Travis acted as though nothing were amiss, simply slid right into conversation again. “Your sister and Bryan sure seem like great people.”

“They are,” Ben agreed

“Audra’s pregnant?”

“Did you know?” Still in her first trimester, Audra was hardly showing. Since they hadn’t discussed the topic yet with Travis, Ben wasn’t sure when or how he’d obtained this information, unless he’d overhead Audra’s entrance into his room that morning, commenting on how one should never keep a pregnant lady waiting. Like Ben, Travis had been half-awake and hungover, but perhaps he’d been more alert than Ben had given him credit for.

“Call it instinct,” Travis explained. “When you’ve been around livestock your whole life, you just kind of know these things.”

An odd statement, to which Ben laughed. “Are you actually comparing my sister to cattle?”

Travis laughed, too. “No. But, hey, we’re all creatures meant to procreate, so in essence, yes, I guess I am comparing your sister to cattle. But…” he added with a shake of his finger. “She’s far prettier than some of the cows I’ve seen.”

“Shit, man, do you really believe that we’re all meant to procreate?” Ben asked. An image of Christine crying in his arms as they’d sat in his BMW in front of the abortion clinic slammed forward like a punch. Try as he might, he would never be able to wipe that memory from his mind. Seven months ago, he’d almost been a father.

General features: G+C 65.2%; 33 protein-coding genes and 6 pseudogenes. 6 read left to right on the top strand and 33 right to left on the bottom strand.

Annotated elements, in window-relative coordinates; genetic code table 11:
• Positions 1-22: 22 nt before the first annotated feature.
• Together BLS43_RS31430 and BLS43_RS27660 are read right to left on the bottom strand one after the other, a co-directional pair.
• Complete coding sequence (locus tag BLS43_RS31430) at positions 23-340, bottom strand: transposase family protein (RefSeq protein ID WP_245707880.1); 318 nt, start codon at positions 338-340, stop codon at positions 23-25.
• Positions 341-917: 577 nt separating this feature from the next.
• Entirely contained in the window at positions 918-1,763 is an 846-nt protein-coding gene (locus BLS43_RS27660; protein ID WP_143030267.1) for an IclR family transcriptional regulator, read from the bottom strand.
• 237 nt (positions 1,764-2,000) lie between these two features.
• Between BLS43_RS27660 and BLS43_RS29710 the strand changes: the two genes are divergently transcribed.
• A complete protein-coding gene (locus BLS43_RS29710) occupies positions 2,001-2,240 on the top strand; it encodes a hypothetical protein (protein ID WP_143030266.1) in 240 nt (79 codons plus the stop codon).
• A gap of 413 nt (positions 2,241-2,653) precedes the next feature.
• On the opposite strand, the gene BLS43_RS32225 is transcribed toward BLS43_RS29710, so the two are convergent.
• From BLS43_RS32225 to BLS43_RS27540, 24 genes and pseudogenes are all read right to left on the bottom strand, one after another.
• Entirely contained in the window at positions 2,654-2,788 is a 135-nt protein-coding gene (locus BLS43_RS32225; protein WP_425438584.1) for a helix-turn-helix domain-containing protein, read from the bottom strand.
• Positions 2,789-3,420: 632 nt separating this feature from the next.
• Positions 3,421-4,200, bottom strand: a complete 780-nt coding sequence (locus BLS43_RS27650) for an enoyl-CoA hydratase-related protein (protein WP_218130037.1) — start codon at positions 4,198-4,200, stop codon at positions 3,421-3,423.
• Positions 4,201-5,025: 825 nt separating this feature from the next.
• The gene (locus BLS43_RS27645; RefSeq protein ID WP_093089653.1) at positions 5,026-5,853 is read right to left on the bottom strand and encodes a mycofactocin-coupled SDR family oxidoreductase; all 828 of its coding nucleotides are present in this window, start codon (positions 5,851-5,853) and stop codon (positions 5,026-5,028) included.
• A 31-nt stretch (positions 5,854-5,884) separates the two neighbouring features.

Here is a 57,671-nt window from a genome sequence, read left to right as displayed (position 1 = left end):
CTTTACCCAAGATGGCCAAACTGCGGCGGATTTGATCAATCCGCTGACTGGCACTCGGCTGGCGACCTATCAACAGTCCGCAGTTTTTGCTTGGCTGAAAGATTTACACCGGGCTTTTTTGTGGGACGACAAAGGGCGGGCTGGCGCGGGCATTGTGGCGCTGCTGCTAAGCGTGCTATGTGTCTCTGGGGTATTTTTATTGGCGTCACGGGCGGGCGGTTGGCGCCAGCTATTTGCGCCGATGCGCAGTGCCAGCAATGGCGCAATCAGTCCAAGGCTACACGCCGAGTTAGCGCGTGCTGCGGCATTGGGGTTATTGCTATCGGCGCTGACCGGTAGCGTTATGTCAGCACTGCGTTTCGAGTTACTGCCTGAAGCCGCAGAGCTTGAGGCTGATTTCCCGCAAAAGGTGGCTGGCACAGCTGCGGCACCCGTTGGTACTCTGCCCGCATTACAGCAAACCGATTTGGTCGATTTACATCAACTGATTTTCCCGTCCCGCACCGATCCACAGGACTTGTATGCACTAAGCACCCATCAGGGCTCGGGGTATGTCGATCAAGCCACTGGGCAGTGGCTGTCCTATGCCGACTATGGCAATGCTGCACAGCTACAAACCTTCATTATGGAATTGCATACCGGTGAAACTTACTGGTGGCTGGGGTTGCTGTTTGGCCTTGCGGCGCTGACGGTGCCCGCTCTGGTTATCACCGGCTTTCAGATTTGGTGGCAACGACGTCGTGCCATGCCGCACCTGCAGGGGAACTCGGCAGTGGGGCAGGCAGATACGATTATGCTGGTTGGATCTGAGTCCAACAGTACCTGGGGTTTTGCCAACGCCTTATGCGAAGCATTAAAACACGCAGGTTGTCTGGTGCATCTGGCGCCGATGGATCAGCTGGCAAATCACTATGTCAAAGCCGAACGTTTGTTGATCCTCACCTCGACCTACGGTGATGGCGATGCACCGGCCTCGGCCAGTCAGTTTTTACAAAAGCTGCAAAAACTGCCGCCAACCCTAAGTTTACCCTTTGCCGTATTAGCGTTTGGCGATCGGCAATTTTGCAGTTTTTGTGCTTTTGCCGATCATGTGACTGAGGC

“Yes, I do,” Travis replied.

“Even you..?”

Travis studied him for a moment, perhaps deciding what direction he was coming from. Then he leaned in a little closer and said, “Just because my purpose is to procreate doesn’t mean I have to fulfill that obligation.”

“Wow.” Ben shook his head, baffled. “That’s heavy. It’s like you’re reducing humans to animals.”

“Isn’t that what we are?” A crooked grin traveled across his face as he continued. “I may have a slightly different view of the world than most, Ben. Maybe I’ve been around livestock too much. Humans are far more intelligent than other species, but you can’t deny that we spend much of our time thinking about, searching for, and committing acts of sex, just like all other creatures. Everything we do revolves around it, even though we may deny it, even though we’re capable of walking upright, forming languages, thinking in abstract terms. We’re creatures satiated by power and sex, often at the same time. Don’t you think so?”